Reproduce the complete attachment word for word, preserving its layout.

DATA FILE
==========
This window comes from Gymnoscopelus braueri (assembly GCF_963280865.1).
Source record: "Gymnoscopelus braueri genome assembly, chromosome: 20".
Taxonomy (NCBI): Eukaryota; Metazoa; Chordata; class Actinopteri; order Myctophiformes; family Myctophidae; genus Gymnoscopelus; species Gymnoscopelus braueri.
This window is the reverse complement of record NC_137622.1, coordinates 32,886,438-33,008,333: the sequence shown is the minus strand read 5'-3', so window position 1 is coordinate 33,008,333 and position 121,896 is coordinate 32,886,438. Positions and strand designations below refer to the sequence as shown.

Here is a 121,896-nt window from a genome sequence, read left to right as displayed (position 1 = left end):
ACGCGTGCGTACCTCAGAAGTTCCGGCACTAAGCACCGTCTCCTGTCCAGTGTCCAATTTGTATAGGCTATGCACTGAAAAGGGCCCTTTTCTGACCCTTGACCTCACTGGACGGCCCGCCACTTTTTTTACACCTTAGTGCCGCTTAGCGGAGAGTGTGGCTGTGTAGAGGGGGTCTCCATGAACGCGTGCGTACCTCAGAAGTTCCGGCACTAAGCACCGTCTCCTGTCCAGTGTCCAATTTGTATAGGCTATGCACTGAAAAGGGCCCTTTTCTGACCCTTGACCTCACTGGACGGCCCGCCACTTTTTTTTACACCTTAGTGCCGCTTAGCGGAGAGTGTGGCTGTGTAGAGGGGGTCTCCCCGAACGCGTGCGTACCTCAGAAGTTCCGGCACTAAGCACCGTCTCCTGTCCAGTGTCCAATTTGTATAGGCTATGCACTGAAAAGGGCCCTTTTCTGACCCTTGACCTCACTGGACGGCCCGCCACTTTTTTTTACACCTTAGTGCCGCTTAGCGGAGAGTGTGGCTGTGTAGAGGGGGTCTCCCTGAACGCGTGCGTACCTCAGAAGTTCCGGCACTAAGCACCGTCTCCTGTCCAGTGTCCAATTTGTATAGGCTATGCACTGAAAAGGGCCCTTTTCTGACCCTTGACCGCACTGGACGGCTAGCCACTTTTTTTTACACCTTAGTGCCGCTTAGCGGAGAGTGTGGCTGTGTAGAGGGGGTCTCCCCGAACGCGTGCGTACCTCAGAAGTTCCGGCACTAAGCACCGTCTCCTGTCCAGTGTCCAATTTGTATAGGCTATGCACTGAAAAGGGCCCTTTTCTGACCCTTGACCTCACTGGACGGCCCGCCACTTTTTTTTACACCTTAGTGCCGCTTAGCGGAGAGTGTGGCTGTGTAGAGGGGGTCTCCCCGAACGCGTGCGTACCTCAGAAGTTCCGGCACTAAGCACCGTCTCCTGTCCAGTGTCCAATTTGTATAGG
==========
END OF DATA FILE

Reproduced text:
This window comes from Gymnoscopelus braueri (assembly GCF_963280865.1).
Source record: "Gymnoscopelus braueri genome assembly, chromosome: 20".
Taxonomy (NCBI): Eukaryota; Metazoa; Chordata; class Actinopteri; order Myctophiformes; family Myctophidae; genus Gymnoscopelus; species Gymnoscopelus braueri.
This window is the reverse complement of record NC_137622.1, coordinates 32,886,438-33,008,333: the sequence shown is the minus strand read 5'-3', so window position 1 is coordinate 33,008,333 and position 121,896 is coordinate 32,886,438. Positions and strand designations below refer to the sequence as shown.

Here is a 121,896-nt window from a genome sequence, read left to right as displayed (position 1 = left end):
ACGCGTGCGTACCTCAGAAGTTCCGGCACTAAGCACCGTCTCCTGTCCAGTGTCCAATTTGTATAGGCTATGCACTGAAAAGGGCCCTTTTCTGACCCTTGACCTCACTGGACGGCCCGCCACTTTTTTTACACCTTAGTGCCGCTTAGCGGAGAGTGTGGCTGTGTAGAGGGGGTCTCCATGAACGCGTGCGTACCTCAGAAGTTCCGGCACTAAGCACCGTCTCCTGTCCAGTGTCCAATTTGTATAGGCTATGCACTGAAAAGGGCCCTTTTCTGACCCTTGACCTCACTGGACGGCCCGCCACTTTTTTTTACACCTTAGTGCCGCTTAGCGGAGAGTGTGGCTGTGTAGAGGGGGTCTCCCCGAACGCGTGCGTACCTCAGAAGTTCCGGCACTAAGCACCGTCTCCTGTCCAGTGTCCAATTTGTATAGGCTATGCACTGAAAAGGGCCCTTTTCTGACCCTTGACCTCACTGGACGGCCCGCCACTTTTTTTTACACCTTAGTGCCGCTTAGCGGAGAGTGTGGCTGTGTAGAGGGGGTCTCCCTGAACGCGTGCGTACCTCAGAAGTTCCGGCACTAAGCACCGTCTCCTGTCCAGTGTCCAATTTGTATAGGCTATGCACTGAAAAGGGCCCTTTTCTGACCCTTGACCGCACTGGACGGCTAGCCACTTTTTTTTACACCTTAGTGCCGCTTAGCGGAGAGTGTGGCTGTGTAGAGGGGGTCTCCCCGAACGCGTGCGTACCTCAGAAGTTCCGGCACTAAGCACCGTCTCCTGTCCAGTGTCCAATTTGTATAGGCTATGCACTGAAAAGGGCCCTTTTCTGACCCTTGACCTCACTGGACGGCCCGCCACTTTTTTTTACACCTTAGTGCCGCTTAGCGGAGAGTGTGGCTGTGTAGAGGGGGTCTCCCCGAACGCGTGCGTACCTCAGAAGTTCCGGCACTAAGCACCGTCTCCTGTCCAGTGTCCAATTTGTATAGG